Breast Cancer is the most common type of cancers among women in Egypt and is estimated to
be the cause of 22% of all cancer-related female deaths, according to the ‘women’s economic empowerment study,’ which is published by the World Bank (WB), in coordination with the National Council of Women (NCW).
The report stated in its health chapter that early detection is critically important in reducing deaths from breast cancer, noting that results from the 2015 Egypt Health Issues Survey (EHIS) show that only 11% of the women aged between 15 and 59 are aware of how to conduct self-examination in order to look for signs of breast cancer.
“Awareness is higher among women living in urban areas (16%), women with secondary education (20%) and women belonging to the highest wealth quintile (23%),” according to the report.
Unfortunately, the report stated that only 6% of women surveyed had self-examined in the 12 months prior to the survey.
“Clinical screening, whether it involves a provider examining the breast or mammography or other clinical screening approaches, is rare. Overall, 2% of women aged between 15 and 59 said they had never had any form of clinical screening,” the report revealed.
In terms of hepatitis C, the report showed that it is lower among women, pointing out that the estimates from the DHS show that 1% of females, compared to 3% of males have the disease. However, the percentage of individuals knowing about hepatitis C and who can name at least one way the illness can be contracted is higher among males than females with 66% and 58% respectively.
Concerning caesarean deliveries, the report stated that it involves greater risks of morbidity and mortality for both the woman and her baby.
The 2014 EDHS found that 52% of babies born in the five years prior to the survey had been delivered by caesarean section.
Notably, the prevalence of caesarean delivery in Egypt is among the highest worldwide.
According to the WHO, the clinically accepted percentage is 15%, while the recent figure of 52% is almost double the proportion of caesarean deliveries reported in 2008 (28%) and more than five times the level observed in 2000 which was only 10%.
Moreover, the report stated that the educational level and wealth are factors influencing the choice of the delivery type.
In terms of the timing of making the decision to have a caesarean delivery, the report said that the decision is made during the pregnancy period, while in only 17% of cases the decision was made after the woman went into labour.
Subsequently, the report concluded that the early preference for caesarean deliveries suggests that it is a decision based on convenience rather than medical grounds. The decision to opt for a caesarean delivery is influenced by the doctor.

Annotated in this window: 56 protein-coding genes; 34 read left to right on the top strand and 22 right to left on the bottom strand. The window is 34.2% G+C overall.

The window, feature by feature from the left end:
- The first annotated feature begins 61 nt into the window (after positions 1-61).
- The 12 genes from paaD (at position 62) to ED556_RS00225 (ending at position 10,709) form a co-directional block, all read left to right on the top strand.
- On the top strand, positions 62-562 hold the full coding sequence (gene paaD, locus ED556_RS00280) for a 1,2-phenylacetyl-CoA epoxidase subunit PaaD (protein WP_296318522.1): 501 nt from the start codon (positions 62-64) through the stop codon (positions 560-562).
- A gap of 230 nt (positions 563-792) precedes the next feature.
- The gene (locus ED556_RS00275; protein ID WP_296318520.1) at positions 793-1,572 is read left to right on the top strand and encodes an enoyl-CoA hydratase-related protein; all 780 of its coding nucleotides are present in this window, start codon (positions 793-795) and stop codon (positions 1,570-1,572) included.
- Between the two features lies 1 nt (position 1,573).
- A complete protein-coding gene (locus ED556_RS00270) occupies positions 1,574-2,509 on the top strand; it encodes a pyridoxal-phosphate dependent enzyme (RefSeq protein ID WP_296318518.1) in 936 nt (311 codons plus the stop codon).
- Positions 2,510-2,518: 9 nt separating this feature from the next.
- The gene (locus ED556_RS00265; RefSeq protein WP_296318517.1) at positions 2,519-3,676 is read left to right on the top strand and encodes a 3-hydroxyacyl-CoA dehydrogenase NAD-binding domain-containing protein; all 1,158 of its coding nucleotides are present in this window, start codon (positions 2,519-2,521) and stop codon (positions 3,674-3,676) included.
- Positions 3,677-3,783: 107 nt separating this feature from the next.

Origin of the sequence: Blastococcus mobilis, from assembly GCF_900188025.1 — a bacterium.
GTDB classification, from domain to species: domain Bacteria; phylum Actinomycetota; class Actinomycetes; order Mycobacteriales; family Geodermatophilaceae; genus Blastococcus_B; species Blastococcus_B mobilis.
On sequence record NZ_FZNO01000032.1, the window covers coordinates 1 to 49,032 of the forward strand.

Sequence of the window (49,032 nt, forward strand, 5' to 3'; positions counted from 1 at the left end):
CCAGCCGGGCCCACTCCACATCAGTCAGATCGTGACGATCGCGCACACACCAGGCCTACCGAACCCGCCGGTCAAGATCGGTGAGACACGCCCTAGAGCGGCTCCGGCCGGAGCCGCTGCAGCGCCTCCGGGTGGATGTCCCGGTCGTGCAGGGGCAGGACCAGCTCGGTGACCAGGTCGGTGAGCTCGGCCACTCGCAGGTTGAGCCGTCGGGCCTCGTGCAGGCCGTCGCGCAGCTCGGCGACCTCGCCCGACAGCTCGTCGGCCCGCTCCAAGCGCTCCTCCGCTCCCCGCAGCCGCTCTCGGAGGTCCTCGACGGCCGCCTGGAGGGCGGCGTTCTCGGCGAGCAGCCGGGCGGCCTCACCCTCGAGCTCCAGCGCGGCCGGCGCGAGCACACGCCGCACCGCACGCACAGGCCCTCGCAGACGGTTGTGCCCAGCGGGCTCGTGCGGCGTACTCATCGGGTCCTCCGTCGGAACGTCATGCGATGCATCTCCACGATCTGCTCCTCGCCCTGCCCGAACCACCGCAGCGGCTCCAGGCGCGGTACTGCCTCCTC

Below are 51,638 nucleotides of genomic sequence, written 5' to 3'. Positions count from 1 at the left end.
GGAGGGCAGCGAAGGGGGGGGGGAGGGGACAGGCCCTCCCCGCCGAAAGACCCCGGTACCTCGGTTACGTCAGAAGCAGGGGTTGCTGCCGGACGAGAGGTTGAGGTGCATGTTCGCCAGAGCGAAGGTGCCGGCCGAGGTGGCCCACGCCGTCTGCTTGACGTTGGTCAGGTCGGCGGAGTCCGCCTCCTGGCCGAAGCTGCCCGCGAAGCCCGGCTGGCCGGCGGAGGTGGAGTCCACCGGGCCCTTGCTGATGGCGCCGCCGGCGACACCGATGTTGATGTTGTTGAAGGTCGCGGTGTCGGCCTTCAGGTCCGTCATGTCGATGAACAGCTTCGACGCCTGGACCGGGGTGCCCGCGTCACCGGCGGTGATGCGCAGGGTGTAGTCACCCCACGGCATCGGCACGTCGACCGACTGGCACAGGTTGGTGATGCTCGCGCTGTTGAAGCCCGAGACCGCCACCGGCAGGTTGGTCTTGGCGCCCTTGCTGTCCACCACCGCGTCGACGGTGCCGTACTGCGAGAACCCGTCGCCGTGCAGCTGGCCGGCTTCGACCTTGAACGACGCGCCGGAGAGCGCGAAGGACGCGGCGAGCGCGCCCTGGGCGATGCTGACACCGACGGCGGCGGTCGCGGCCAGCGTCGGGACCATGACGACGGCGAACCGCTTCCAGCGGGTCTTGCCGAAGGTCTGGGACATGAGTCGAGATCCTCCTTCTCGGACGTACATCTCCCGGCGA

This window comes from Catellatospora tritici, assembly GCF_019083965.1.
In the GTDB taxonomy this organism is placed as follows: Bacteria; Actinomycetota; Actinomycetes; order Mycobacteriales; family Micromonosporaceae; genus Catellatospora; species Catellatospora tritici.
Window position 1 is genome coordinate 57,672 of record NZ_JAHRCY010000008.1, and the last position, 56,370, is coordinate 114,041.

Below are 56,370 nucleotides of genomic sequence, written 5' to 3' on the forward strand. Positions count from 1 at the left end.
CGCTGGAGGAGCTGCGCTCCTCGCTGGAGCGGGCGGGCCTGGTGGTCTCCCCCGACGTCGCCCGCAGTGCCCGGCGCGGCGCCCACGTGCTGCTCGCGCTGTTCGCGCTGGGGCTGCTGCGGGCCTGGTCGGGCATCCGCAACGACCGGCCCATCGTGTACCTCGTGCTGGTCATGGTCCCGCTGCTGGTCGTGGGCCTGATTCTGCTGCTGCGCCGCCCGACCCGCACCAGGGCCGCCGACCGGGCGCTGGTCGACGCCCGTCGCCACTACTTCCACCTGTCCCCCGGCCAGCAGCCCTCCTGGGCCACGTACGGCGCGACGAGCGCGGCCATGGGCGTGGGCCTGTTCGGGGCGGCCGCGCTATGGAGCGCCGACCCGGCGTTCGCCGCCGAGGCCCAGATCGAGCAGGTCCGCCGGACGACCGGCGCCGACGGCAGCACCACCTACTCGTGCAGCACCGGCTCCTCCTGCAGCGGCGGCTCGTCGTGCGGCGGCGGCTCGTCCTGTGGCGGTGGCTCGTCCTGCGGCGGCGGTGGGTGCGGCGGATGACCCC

Furthermore, the report explained that nearly 80% of women believe that doctors prefer caesarean deliveries to vaginal deliveries.
“The significant increase in caesarean deliveries is of considerable concern for the health of both mother and child, in addition to representing a huge waste of resources and increase in costs for the healthcare system,” according to the report.
The report added that comprehensive knowledge about HIV/AIDS is extremely rare among Egyptian women with only 6% having correct knowledge about the disease, and an even lower percentage which is 4% was observed among young women between 15 and 24 years of age.
Talking about the female genital mutilation and cutting (FGM/C): the report stated that recent data from 2014 showed that 87% of all women between 15 and 49 years of age have been circumcised. However, adherence to the practice is declining among younger women.
“The prevalence of FGM/C is 70% among those aged 15 to 19, and 82% among the 20 to 24 age groups, and tends to increase with age as it becomes universal with older cohorts,” according to the report.
The report noted that the rate also decreases according to wealth quintile, with the prevalence at 70% among women belonging to the highest quintile compared to 94% among women belonging to the lowest quintile.
“Although female genital mutilation and cutting is prohibited according to the Child Law 126/2008, the practice continues to prevail, and adherence to the custom remains widespread,” the report assured.